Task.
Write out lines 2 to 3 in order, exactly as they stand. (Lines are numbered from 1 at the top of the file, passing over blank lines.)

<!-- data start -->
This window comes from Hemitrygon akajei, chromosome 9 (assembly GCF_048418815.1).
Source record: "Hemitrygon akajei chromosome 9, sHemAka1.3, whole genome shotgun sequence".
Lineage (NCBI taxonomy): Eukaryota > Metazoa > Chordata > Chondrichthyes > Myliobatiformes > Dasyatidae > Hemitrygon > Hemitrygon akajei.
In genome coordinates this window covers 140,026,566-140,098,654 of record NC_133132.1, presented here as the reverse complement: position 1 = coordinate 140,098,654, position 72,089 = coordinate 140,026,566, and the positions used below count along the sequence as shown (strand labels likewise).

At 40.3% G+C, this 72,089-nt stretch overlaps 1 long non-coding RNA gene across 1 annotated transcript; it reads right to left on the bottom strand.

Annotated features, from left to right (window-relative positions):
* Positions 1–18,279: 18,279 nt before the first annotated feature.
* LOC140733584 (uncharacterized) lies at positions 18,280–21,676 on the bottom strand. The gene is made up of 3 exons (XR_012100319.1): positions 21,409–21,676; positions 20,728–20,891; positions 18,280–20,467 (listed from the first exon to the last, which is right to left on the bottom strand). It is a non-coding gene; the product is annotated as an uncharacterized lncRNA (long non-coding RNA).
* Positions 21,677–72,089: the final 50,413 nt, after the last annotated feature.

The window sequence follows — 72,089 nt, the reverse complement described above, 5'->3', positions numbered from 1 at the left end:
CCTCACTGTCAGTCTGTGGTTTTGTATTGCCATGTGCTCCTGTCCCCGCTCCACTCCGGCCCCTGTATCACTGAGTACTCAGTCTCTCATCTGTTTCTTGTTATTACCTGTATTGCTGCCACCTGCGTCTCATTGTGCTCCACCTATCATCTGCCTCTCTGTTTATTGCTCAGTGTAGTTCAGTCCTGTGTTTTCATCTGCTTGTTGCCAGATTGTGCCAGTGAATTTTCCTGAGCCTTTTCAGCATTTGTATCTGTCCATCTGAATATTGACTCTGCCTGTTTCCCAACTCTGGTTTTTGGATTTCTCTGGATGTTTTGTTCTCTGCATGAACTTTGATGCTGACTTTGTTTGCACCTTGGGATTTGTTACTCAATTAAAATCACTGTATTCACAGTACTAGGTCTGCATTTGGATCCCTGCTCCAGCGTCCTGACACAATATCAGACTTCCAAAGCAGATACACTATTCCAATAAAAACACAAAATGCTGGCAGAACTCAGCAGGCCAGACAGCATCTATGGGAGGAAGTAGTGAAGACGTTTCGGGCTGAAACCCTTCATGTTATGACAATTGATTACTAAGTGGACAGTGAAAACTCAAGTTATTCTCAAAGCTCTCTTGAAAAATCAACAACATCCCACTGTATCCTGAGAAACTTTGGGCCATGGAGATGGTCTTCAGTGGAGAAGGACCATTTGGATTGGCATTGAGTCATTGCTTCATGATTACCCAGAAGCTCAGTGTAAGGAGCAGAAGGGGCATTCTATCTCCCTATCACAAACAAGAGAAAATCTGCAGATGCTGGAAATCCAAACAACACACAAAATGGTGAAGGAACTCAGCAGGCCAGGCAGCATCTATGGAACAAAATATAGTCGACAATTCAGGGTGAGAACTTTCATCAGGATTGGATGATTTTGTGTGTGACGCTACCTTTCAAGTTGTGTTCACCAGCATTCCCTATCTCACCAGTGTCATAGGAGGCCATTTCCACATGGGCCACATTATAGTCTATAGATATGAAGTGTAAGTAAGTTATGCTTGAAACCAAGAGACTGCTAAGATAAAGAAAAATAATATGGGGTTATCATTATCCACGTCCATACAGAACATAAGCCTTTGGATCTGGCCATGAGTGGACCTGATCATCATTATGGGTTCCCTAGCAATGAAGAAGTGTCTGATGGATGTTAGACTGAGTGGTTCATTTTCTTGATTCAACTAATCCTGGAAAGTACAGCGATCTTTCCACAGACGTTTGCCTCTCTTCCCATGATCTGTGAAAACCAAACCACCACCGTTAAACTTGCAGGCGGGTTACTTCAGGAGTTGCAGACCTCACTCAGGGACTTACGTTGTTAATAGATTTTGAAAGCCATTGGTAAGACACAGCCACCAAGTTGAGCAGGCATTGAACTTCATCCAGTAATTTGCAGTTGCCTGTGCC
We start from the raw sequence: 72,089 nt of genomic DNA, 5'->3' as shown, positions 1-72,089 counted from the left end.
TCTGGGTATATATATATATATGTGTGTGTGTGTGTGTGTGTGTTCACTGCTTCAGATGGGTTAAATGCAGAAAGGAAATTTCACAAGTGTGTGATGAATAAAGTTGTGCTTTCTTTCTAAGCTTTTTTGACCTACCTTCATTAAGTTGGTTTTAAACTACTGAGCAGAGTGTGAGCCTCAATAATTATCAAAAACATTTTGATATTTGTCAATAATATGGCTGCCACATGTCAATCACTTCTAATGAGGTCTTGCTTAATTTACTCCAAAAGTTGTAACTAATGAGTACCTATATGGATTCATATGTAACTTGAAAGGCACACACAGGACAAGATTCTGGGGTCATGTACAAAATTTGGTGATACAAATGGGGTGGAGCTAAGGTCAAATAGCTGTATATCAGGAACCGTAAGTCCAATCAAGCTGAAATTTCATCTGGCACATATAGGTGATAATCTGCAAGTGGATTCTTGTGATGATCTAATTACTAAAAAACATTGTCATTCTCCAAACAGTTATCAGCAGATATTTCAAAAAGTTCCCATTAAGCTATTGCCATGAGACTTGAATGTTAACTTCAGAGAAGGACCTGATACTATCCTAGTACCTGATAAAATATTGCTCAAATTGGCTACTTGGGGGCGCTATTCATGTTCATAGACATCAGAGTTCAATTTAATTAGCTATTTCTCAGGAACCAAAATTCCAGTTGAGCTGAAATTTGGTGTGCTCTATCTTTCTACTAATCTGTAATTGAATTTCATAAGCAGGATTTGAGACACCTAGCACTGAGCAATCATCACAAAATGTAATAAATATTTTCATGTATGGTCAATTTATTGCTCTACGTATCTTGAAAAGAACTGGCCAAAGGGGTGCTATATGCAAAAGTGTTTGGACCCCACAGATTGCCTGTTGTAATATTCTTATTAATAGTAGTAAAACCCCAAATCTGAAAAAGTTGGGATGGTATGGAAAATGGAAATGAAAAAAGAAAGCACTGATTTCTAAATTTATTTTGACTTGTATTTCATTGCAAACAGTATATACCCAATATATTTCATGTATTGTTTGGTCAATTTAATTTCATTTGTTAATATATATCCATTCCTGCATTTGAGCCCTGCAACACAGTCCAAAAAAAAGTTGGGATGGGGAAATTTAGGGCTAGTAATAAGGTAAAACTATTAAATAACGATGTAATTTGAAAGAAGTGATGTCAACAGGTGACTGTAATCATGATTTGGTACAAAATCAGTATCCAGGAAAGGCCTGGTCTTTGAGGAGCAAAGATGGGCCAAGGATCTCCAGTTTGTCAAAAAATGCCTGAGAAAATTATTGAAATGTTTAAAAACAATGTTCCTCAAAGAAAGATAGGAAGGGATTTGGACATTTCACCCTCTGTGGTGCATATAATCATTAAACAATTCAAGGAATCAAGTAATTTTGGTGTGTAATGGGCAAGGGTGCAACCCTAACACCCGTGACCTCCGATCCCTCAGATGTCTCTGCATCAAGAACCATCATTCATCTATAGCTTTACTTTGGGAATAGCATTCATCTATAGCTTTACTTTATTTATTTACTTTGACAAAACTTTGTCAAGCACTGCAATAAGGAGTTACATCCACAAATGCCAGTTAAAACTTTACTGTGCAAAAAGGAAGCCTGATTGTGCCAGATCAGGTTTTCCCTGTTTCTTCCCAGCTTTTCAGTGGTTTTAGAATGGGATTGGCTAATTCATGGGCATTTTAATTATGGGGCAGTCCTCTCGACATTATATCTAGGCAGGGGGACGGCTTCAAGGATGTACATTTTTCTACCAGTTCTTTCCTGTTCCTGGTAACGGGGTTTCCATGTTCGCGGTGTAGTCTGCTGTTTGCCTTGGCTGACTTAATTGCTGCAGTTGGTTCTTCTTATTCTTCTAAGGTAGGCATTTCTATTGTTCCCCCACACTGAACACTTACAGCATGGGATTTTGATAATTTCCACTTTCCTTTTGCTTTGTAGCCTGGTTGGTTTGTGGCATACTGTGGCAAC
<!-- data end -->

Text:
Source record: "Hemitrygon akajei chromosome 9, sHemAka1.3, whole genome shotgun sequence".
Lineage (NCBI taxonomy): Eukaryota > Metazoa > Chordata > Chondrichthyes > Myliobatiformes > Dasyatidae > Hemitrygon > Hemitrygon akajei.